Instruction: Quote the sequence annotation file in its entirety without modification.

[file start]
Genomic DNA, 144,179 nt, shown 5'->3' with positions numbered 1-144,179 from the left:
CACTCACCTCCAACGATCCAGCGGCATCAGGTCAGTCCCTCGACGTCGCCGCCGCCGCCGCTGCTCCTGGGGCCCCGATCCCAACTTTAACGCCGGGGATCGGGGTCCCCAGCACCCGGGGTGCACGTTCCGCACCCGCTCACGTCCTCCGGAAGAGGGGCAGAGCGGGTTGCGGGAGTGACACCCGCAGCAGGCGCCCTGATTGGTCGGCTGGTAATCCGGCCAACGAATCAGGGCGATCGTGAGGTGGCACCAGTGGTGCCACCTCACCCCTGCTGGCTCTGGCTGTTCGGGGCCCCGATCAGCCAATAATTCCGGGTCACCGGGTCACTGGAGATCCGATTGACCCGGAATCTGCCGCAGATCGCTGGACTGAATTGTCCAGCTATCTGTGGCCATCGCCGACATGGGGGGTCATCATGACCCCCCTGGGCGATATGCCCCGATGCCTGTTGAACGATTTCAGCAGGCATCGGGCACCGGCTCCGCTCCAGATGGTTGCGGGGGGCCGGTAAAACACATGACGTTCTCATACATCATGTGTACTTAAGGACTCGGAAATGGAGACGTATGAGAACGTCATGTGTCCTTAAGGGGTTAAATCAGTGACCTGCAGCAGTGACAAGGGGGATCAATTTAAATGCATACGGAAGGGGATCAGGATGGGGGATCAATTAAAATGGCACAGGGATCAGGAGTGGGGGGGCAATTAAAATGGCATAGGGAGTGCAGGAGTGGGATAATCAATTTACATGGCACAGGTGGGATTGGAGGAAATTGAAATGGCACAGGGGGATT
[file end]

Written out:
Genomic DNA, 144,179 nt, shown 5'->3' with positions numbered 1-144,179 from the left:
CACTCACCTCCAACGATCCAGCGGCATCAGGTCAGTCCCTCGACGTCGCCGCCGCCGCCGCTGCTCCTGGGGCCCCGATCCCAACTTTAACGCCGGGGATCGGGGTCCCCAGCACCCGGGGTGCACGTTCCGCACCCGCTCACGTCCTCCGGAAGAGGGGCAGAGCGGGTTGCGGGAGTGACACCCGCAGCAGGCGCCCTGATTGGTCGGCTGGTAATCCGGCCAACGAATCAGGGCGATCGTGAGGTGGCACCAGTGGTGCCACCTCACCCCTGCTGGCTCTGGCTGTTCGGGGCCCCGATCAGCCAATAATTCCGGGTCACCGGGTCACTGGAGATCCGATTGACCCGGAATCTGCCGCAGATCGCTGGACTGAATTGTCCAGCTATCTGTGGCCATCGCCGACATGGGGGGTCATCATGACCCCCCTGGGCGATATGCCCCGATGCCTGTTGAACGATTTCAGCAGGCATCGGGCACCGGCTCCGCTCCAGATGGTTGCGGGGGGCCGGTAAAACACATGACGTTCTCATACATCATGTGTACTTAAGGACTCGGAAATGGAGACGTATGAGAACGTCATGTGTCCTTAAGGGGTTAAATCAGTGACCTGCAGCAGTGACAAGGGGGATCAATTTAAATGCATACGGAAGGGGATCAGGATGGGGGATCAATTAAAATGGCACAGGGATCAGGAGTGGGGGGGCAATTAAAATGGCATAGGGAGTGCAGGAGTGGGATAATCAATTTACATGGCACAGGTGGGATTGGAGGAAATTGAAATGGCACAGGGGGATT